Monday, October 12, 2015

October 12th, 1915

- After numerous delays, the next big push by the British 1st Army is scheduled to go in tomorrow afternoon, and this evening BEF commander Field Marshal Sir John French issues new objectives for 1st Army.  To this point, Haig's instructions have remained those issued on September 18th; namely, to reach the line of Haute Deule Canal, which south of Lille runs in a curve towards the front before angling to Douai to the southeast.  Now, however, French abandons the canal as the ultimate objective.  Instead, after the hoped-for success tomorrow in recapturing the Hohenzollern Redoubt and securing its northern flank, 1st Army will conduct subsidiary operations to secure ground from which another major offensive can be launched in the future.  This is a distinctive, and deliberate, reduction in the overall aim of the British offensive - though ground around the village of Loos has been gained, the broader aim of a breakthrough has not been achieved, and French is already looking towards preparations for the next major offensive.

- For several months, discontent with the French war effort has been percolating through political circles in Paris, and these concerns have been amplified in recent weeks with the failure of the autumn offensives in Artois and Champagne, coupled with the imminent entry of Bulgaria into the war.  Today Foreign Minister Théophile Delcassé, whose efforts to keep Bulgaria neutral have failed, resigns, which leads to a vote of confidence in the Chamber of Deputies regarding the government of Prime Minister René Viviani.  Though the government wins the vote 372 to 9, the large number of abstentions indicate that Viviani's grip on power is slipping.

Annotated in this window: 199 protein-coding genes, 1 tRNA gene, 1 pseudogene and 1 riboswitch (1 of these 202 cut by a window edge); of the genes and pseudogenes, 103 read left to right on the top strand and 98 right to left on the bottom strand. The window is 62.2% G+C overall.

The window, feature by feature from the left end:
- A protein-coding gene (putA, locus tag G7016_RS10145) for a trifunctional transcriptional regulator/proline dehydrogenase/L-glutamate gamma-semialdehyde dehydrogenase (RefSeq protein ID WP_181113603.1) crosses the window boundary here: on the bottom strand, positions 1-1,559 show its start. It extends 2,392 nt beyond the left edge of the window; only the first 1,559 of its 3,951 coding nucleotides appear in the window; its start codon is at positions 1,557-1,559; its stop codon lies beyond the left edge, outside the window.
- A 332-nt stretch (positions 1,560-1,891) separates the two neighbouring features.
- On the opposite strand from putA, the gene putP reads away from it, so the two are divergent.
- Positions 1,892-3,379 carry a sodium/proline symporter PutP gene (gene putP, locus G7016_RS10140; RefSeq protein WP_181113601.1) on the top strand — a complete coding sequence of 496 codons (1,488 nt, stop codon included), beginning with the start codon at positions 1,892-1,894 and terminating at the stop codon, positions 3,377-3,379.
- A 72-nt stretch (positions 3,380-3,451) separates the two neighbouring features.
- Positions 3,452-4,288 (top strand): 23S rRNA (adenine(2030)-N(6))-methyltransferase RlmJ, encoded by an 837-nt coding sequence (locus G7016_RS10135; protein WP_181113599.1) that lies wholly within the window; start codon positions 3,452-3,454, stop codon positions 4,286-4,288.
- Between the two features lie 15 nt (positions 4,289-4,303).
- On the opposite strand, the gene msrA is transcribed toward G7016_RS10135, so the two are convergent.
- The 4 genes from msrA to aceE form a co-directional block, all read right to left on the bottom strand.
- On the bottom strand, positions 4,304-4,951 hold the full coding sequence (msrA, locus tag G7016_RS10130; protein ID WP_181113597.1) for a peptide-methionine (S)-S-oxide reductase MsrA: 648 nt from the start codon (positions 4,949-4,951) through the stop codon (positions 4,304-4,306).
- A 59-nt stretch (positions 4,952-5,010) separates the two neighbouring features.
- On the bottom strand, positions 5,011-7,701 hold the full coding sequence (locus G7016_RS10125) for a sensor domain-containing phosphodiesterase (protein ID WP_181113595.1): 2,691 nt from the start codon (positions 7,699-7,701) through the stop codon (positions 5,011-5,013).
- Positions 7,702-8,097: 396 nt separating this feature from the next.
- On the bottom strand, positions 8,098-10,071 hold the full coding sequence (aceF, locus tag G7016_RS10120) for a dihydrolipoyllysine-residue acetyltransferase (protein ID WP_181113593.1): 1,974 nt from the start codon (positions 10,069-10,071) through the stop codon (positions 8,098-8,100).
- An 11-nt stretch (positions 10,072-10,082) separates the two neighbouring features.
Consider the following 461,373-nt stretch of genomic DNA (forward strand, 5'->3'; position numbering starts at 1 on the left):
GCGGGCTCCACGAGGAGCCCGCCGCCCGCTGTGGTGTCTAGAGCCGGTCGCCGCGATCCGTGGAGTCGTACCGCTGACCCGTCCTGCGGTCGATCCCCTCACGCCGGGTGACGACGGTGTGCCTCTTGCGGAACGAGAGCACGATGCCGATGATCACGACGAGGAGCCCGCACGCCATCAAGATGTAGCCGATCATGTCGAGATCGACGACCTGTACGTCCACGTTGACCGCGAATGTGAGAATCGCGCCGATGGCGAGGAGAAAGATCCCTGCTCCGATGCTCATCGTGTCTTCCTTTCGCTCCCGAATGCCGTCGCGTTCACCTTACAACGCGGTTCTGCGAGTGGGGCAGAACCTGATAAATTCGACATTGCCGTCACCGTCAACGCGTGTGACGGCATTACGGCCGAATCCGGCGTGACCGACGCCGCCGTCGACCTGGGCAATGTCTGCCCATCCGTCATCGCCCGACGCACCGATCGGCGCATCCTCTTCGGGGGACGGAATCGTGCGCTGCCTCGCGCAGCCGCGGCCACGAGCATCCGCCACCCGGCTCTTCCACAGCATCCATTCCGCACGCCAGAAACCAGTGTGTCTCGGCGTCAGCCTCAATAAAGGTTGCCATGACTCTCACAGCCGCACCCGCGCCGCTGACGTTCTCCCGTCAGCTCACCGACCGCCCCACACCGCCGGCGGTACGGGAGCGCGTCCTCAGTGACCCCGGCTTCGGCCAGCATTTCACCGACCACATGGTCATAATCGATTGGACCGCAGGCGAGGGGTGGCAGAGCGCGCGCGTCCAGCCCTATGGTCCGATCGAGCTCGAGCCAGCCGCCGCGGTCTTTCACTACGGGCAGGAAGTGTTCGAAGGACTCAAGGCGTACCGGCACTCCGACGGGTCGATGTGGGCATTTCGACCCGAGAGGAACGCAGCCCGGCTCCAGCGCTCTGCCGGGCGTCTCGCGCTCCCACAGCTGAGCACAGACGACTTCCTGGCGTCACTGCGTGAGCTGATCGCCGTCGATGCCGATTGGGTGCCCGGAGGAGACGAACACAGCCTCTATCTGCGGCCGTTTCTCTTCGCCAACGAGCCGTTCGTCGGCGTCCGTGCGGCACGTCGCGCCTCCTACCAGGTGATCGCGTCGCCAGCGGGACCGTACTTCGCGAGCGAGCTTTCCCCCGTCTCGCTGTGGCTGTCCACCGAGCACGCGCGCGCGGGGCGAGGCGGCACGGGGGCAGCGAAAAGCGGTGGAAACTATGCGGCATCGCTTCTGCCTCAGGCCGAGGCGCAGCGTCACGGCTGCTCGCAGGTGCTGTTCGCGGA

- The postponed attack of the German XXII Reserve Corps and the Austro-Hungarian VIII Corps south of Belgrade goes in today, and the Germans, supported by a carefully planned and precise artillery bombardment, drive the Serbs back several kilometres and seize the Petlovo Hills.  The Austro-Hungarians, however, make significantly less progress, in part due to poor weather preventing support from monitors on the river.  Further east the advance of the German 11th Army continues: today 105th Division of IV Corps moves south of the Leštar Hills and 11th Bavarian Division reaches the outskirts of Požarevac.  On their left, the German X Reserve Corps seizes the Anatema Hills, which pushes the Serbs sufficiently behind the Danube River to allow the corps' heavy equipment to cross on pontoon bridges.  The most important development of the day, however, is beyond the control of the invading forces - the rain preventing river monitors from supporting the Austro-Hungarian attack is growing more intense.

- Today General Sarrail arrives at Salonika to take command of the Army of the Near East, where he receives instructions from the war minister to 'cover the lines of communication between Salonika and Serbia against the advance of Bulgarian forces.'  This means defending, first of all, the railway that connects Salonika and Skopje, running alongside the Vardar River.  Sarrail orders an infantry regiment and an artillery battalion to advance to the Strumica rail railway station a hundred kilometres north of Salonika and thirty kilometres into Serbian territory.  Here, the Bulgarian border is a dozen kilometres from the Salonika-Skopje railway (the village of Strumica itself is just inside Bulgaria), making a defence of the line here essential if the railway is to remain open to Entente forces.

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